|Sure, some deviate from the norm, and there are many factors contributing to fit; I totally accept your own explanation for you. But I claim those at or close to the average on all measures are, on average (:-)), undersizing.|
|I would contend that....||Len J|
Jul 13, 2001 6:05 AM
|Many more deviate from the norm than are at or tightly bunched around the norm.|
|I would contend that....||Howard|
Jul 13, 2001 6:28 AM
|if so, then you have just changed the definition of 'norm'!|
Jul 13, 2001 6:36 AM
|Norm is an average. An average of multiple data points. None of which have to be the same as the Norm.|
Jul 13, 2001 6:56 AM
|Norm could be thought of as an average but it could also be thought of a as a nickname for 'Norman'! - both are besides the point. The classic shape of a normal distribution disproves your claim. Should you have data that shows the topic at hand to be distributed otherwise, a normal distribution is best assumed to hold in this case.|
|Biological systems exhibit large variation around the average||B. Bunter|
Jul 13, 2001 7:53 AM
|In a normal distribution the vast majority of measurements do not fall exactly on the mean. What is more pertinent is how much variation there is around the mean, which is reflected in the standard deviation. By defintion 68% (or about that, it's been awhile since I've taken basic statistics) of all measurements fall within a standard deviations of the mean for a normal distribution. So for systems with small variability (ie small standard deviations), most measurements should fall very close to the average. Biological systems typically display large variation ( See The Triple Helix by Lewontin). This variability is even more dramtic when attempting to couple two parameters such as inseam length and torso length (or height and weight). As a result, one would expect a fitting system based on measurements of body proportions to have a high standard deviation. Not to mention that such a system does not incorporate flexibility or riding style into the model, and both of these can have dramatic effects on fit.|
|you are only explaining why we see deviation||ET|
Jul 13, 2001 8:23 AM
|No argument there. It doesn't explain why we're not seeing enough frame selection closer to the norm. Unless you want to argue that the need for "freak" frame sizing (to use TJeanloz' terminology) is so great that we observe little in the normal range. I don't buy it. What I buy is the common fashion to undersize.|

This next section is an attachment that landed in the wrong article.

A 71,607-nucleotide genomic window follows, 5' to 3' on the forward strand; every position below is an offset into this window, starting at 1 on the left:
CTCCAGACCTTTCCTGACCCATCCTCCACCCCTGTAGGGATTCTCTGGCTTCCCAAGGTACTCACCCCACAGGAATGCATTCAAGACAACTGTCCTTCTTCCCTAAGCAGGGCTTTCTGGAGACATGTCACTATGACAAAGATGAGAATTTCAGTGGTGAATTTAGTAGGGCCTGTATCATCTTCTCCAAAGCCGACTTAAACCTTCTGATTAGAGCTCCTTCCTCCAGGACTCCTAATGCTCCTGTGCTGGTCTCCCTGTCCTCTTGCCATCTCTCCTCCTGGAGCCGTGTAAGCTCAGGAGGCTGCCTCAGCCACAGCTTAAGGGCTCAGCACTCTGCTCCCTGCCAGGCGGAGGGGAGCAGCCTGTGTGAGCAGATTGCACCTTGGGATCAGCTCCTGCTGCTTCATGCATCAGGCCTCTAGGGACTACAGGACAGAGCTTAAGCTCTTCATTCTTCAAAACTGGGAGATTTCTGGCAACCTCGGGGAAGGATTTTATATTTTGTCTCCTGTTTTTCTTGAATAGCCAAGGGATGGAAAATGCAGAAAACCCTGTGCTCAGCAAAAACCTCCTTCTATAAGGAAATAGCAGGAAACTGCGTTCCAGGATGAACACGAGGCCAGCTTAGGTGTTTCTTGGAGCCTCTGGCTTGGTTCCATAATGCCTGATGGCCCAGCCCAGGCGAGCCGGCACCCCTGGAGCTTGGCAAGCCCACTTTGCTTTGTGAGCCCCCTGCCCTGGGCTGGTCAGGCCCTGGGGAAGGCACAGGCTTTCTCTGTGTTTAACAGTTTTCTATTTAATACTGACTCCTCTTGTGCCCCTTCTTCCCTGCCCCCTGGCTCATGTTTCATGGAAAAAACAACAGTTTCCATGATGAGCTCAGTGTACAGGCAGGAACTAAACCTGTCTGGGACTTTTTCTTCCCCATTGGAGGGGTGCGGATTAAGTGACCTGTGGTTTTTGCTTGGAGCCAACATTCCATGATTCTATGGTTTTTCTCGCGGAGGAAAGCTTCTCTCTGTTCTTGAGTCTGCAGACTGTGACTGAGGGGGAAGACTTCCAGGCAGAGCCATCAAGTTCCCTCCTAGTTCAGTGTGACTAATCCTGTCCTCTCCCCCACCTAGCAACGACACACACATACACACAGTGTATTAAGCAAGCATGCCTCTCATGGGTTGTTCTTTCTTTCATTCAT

|Biological systems exhibit large variation around the average||Howard|
Jul 13, 2001 8:39 AM
|I'll address the points in the order in which they were mentioned:
"In a normal distribution the vast majority of measurements do not fall exactly on the mean."
Quite true, not only for normal but for all distributions, but that's not the issue here. The issue, as you mentioned below, is where the points that are not 'average' lie.
"By definition 68% (or about that, it's been awhile since I've taken basic statistics) of all measurements fall within a standard deviations of the mean for a normal distribution. So for systems with small variability (ie small standard deviations), most measurements should fall very close to the average. Biological systems typically display large variation ( See The Triple Helix by Lewontin)."
The size of the variance and standard deviation says nothing about the type of the distribution itself. Case in point, one normal distribution can have a small variation while another normal distribution can have a large variation.
"This variability is even more dramatic when attempting to couple two parameters such as inseam length and torso length (or height and weight)."
Regardless of how these two parameters are distributed (and they very could be distributed normally), my original contention to Len J - I believe - still stands.
"As a result, one would expect a fitting system based on measurements of body proportions to have a high standard deviation."
Again (see above) not a factor in this discussion.
"Not to mention that such a system does not incorporate flexibility or riding style into the model, and both of these can have dramatic effects on fit."
|Population variability could have an effect||B. Bunter|
Jul 13, 2001 12:00 PM